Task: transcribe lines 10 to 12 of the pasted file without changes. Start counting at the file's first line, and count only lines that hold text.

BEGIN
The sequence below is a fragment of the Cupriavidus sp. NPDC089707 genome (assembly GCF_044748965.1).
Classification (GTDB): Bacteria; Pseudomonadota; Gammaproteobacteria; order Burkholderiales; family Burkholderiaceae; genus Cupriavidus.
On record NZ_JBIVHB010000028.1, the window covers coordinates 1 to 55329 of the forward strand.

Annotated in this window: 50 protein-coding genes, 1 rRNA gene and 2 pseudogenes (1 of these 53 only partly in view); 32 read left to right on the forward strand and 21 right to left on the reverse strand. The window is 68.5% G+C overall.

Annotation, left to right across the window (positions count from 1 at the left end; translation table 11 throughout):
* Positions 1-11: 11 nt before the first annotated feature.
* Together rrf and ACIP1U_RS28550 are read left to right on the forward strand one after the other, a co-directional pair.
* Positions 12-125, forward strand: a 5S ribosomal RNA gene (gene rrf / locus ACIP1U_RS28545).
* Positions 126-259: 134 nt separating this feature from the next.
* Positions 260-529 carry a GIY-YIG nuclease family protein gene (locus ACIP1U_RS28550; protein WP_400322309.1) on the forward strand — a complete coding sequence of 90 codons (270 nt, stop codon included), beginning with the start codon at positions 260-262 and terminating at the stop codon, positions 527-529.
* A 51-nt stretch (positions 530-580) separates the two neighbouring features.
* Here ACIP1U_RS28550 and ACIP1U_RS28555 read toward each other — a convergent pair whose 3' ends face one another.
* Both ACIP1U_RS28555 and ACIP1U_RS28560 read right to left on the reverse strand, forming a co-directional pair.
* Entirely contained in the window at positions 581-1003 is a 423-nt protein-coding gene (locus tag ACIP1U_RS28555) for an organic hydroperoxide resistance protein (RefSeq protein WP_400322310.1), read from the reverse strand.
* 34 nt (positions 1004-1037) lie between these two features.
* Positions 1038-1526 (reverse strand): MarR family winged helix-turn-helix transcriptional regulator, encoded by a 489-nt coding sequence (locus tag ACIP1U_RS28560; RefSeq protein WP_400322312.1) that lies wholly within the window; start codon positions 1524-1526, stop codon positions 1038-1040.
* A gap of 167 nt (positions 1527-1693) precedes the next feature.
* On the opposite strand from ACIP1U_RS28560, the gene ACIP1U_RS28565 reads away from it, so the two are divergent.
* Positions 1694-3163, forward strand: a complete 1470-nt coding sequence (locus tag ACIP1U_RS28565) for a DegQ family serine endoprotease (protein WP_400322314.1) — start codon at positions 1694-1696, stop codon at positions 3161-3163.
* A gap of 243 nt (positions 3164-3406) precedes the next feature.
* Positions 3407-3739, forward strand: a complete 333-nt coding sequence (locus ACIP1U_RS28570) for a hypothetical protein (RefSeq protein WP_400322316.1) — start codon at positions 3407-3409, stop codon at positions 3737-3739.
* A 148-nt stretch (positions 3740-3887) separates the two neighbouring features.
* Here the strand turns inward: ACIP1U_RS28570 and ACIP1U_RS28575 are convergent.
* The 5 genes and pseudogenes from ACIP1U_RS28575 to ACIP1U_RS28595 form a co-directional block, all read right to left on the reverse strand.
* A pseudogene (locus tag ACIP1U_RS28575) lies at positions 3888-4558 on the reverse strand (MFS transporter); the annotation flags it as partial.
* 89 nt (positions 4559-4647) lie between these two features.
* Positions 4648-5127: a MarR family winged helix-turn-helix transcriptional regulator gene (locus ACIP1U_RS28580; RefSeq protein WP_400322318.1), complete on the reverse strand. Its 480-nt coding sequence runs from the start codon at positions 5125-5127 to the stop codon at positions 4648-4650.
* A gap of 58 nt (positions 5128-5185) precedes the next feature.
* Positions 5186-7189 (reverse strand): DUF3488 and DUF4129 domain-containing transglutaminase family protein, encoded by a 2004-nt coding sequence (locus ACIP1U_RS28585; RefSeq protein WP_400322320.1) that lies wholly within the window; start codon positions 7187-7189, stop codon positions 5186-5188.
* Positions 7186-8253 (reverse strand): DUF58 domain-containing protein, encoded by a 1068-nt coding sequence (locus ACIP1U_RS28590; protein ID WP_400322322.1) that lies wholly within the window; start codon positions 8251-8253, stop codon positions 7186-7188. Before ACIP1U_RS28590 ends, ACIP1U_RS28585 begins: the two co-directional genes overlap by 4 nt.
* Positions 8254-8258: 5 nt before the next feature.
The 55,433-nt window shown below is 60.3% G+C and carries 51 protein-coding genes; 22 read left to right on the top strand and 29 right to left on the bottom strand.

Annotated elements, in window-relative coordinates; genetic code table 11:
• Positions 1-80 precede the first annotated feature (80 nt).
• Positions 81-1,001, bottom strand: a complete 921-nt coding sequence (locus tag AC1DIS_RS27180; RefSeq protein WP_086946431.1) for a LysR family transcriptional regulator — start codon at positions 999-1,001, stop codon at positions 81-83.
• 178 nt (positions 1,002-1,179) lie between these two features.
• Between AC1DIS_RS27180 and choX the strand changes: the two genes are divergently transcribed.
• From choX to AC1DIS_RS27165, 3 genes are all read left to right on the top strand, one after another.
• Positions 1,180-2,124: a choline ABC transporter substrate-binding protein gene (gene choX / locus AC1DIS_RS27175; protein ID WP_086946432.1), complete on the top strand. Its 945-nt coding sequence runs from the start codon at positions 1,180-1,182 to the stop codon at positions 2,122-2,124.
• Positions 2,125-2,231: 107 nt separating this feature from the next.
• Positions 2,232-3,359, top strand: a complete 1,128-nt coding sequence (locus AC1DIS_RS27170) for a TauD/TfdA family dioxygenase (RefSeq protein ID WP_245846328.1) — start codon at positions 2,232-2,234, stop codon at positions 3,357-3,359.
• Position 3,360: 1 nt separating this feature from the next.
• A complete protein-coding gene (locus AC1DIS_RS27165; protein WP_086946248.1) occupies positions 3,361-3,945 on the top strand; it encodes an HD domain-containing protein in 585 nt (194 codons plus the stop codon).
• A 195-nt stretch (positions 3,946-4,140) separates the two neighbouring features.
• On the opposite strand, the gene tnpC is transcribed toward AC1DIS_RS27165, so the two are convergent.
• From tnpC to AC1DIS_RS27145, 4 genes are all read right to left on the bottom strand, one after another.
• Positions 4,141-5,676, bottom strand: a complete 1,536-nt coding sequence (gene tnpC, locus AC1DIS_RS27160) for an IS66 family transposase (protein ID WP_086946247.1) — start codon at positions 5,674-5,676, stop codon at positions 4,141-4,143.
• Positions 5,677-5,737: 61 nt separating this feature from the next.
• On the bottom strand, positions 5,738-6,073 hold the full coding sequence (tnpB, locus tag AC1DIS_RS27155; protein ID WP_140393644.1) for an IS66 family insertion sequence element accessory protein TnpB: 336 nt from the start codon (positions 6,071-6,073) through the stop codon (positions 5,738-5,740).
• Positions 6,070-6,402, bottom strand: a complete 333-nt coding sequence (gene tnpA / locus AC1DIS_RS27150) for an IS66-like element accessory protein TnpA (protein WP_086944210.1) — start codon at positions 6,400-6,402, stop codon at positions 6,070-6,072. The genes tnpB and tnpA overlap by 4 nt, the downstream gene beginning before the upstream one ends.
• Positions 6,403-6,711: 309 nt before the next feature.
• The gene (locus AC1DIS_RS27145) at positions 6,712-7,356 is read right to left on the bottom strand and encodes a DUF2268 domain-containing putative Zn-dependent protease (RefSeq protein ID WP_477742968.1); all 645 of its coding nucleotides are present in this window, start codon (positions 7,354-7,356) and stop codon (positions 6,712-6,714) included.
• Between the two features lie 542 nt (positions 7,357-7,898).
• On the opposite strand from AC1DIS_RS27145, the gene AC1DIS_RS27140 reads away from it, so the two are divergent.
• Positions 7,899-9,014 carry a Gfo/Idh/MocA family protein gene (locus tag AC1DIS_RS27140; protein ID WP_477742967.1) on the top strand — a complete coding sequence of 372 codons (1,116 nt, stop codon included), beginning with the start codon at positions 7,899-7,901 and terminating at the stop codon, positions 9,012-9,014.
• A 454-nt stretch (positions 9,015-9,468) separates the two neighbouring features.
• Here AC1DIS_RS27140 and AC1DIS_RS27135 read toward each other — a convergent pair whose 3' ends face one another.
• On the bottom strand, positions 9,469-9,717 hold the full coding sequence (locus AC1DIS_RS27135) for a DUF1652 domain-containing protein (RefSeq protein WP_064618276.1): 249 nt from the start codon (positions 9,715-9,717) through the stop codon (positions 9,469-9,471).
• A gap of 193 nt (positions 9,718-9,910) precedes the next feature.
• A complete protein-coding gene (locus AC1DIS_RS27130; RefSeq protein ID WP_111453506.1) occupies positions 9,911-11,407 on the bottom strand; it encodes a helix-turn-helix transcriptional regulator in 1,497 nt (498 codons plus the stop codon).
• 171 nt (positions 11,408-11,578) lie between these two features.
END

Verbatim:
* Positions 260-529 carry a GIY-YIG nuclease family protein gene (locus ACIP1U_RS28550; protein WP_400322309.1) on the forward strand — a complete coding sequence of 90 codons (270 nt, stop codon included), beginning with the start codon at positions 260-262 and terminating at the stop codon, positions 527-529.
* A 51-nt stretch (positions 530-580) separates the two neighbouring features.
* Here ACIP1U_RS28550 and ACIP1U_RS28555 read toward each other — a convergent pair whose 3' ends face one another.